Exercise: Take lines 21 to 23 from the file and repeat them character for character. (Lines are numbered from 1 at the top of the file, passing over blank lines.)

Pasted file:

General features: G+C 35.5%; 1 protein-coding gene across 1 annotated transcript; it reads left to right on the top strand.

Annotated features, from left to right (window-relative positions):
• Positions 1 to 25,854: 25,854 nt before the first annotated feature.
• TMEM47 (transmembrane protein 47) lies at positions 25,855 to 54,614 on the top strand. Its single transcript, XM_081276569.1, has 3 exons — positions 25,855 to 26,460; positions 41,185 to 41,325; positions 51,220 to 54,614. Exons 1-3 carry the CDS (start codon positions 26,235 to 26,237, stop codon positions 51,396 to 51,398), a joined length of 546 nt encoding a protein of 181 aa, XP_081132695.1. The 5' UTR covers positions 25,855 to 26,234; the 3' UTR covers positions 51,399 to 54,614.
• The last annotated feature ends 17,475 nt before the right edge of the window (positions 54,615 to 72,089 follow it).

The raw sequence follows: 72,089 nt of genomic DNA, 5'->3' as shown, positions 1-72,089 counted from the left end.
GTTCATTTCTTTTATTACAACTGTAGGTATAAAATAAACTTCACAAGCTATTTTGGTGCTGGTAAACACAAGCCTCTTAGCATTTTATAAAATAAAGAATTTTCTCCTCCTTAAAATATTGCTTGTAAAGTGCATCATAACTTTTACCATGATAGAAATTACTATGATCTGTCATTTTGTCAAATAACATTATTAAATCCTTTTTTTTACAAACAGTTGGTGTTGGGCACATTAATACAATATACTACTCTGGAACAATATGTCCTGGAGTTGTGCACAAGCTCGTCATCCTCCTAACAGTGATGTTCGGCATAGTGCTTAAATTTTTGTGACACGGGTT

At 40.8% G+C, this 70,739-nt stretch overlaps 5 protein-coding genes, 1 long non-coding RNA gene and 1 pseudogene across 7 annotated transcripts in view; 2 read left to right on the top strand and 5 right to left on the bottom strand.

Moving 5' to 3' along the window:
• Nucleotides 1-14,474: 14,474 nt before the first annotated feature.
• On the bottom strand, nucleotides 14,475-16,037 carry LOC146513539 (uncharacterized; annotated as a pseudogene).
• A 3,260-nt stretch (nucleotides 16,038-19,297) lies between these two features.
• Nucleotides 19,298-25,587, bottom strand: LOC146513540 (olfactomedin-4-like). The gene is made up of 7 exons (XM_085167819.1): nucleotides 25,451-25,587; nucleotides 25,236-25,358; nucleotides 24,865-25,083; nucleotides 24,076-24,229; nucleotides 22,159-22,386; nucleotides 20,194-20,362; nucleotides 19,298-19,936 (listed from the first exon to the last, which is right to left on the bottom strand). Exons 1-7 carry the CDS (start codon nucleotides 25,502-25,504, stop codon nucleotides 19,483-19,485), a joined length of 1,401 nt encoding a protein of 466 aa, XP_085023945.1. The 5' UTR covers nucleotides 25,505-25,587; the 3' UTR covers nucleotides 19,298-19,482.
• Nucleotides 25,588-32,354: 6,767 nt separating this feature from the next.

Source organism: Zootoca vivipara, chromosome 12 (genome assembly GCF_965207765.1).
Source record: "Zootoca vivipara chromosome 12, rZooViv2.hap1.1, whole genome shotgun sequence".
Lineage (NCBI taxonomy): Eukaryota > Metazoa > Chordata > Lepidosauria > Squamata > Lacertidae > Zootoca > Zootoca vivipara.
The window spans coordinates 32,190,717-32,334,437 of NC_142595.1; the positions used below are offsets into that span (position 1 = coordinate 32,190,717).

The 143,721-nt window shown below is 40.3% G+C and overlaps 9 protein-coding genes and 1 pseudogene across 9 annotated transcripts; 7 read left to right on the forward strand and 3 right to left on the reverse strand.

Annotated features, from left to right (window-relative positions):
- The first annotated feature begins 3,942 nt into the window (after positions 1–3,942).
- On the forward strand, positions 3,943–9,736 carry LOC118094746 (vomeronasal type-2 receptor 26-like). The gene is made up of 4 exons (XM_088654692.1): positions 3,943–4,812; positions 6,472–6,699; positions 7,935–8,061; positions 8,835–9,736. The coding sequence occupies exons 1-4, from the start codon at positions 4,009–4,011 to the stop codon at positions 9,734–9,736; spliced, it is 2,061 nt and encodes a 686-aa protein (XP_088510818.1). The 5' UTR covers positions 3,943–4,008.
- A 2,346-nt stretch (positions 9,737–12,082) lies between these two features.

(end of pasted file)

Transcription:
- The first annotated feature begins 3,942 nt into the window (after positions 1–3,942).
- On the forward strand, positions 3,943–9,736 carry LOC118094746 (vomeronasal type-2 receptor 26-like). The gene is made up of 4 exons (XM_088654692.1): positions 3,943–4,812; positions 6,472–6,699; positions 7,935–8,061; positions 8,835–9,736. The coding sequence occupies exons 1-4, from the start codon at positions 4,009–4,011 to the stop codon at positions 9,734–9,736; spliced, it is 2,061 nt and encodes a 686-aa protein (XP_088510818.1). The 5' UTR covers positions 3,943–4,008.
- A 2,346-nt stretch (positions 9,737–12,082) lies between these two features.